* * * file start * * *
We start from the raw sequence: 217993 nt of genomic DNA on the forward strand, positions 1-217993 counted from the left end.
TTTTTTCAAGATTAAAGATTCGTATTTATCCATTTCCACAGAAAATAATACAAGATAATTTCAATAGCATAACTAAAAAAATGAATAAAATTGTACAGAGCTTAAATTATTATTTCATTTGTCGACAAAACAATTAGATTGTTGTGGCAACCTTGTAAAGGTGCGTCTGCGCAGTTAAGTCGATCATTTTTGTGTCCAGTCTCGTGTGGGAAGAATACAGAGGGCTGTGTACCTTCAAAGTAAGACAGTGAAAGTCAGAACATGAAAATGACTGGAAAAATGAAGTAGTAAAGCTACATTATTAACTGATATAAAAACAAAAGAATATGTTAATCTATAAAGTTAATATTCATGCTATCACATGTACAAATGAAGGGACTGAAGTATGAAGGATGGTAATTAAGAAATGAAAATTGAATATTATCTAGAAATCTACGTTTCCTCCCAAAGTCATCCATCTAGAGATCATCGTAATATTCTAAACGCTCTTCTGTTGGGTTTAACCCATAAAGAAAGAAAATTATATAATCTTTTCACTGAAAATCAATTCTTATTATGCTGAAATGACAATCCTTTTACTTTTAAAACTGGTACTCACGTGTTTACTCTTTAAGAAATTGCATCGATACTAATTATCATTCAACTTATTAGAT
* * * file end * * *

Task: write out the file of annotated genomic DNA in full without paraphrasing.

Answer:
We start from the raw sequence: 217993 nt of genomic DNA on the forward strand, positions 1-217993 counted from the left end.
TTTTTTCAAGATTAAAGATTCGTATTTATCCATTTCCACAGAAAATAATACAAGATAATTTCAATAGCATAACTAAAAAAATGAATAAAATTGTACAGAGCTTAAATTATTATTTCATTTGTCGACAAAACAATTAGATTGTTGTGGCAACCTTGTAAAGGTGCGTCTGCGCAGTTAAGTCGATCATTTTTGTGTCCAGTCTCGTGTGGGAAGAATACAGAGGGCTGTGTACCTTCAAAGTAAGACAGTGAAAGTCAGAACATGAAAATGACTGGAAAAATGAAGTAGTAAAGCTACATTATTAACTGATATAAAAACAAAAGAATATGTTAATCTATAAAGTTAATATTCATGCTATCACATGTACAAATGAAGGGACTGAAGTATGAAGGATGGTAATTAAGAAATGAAAATTGAATATTATCTAGAAATCTACGTTTCCTCCCAAAGTCATCCATCTAGAGATCATCGTAATATTCTAAACGCTCTTCTGTTGGGTTTAACCCATAAAGAAAGAAAATTATATAATCTTTTCACTGAAAATCAATTCTTATTATGCTGAAATGACAATCCTTTTACTTTTAAAACTGGTACTCACGTGTTTACTCTTTAAGAAATTGCATCGATACTAATTATCATTCAACTTATTAGAT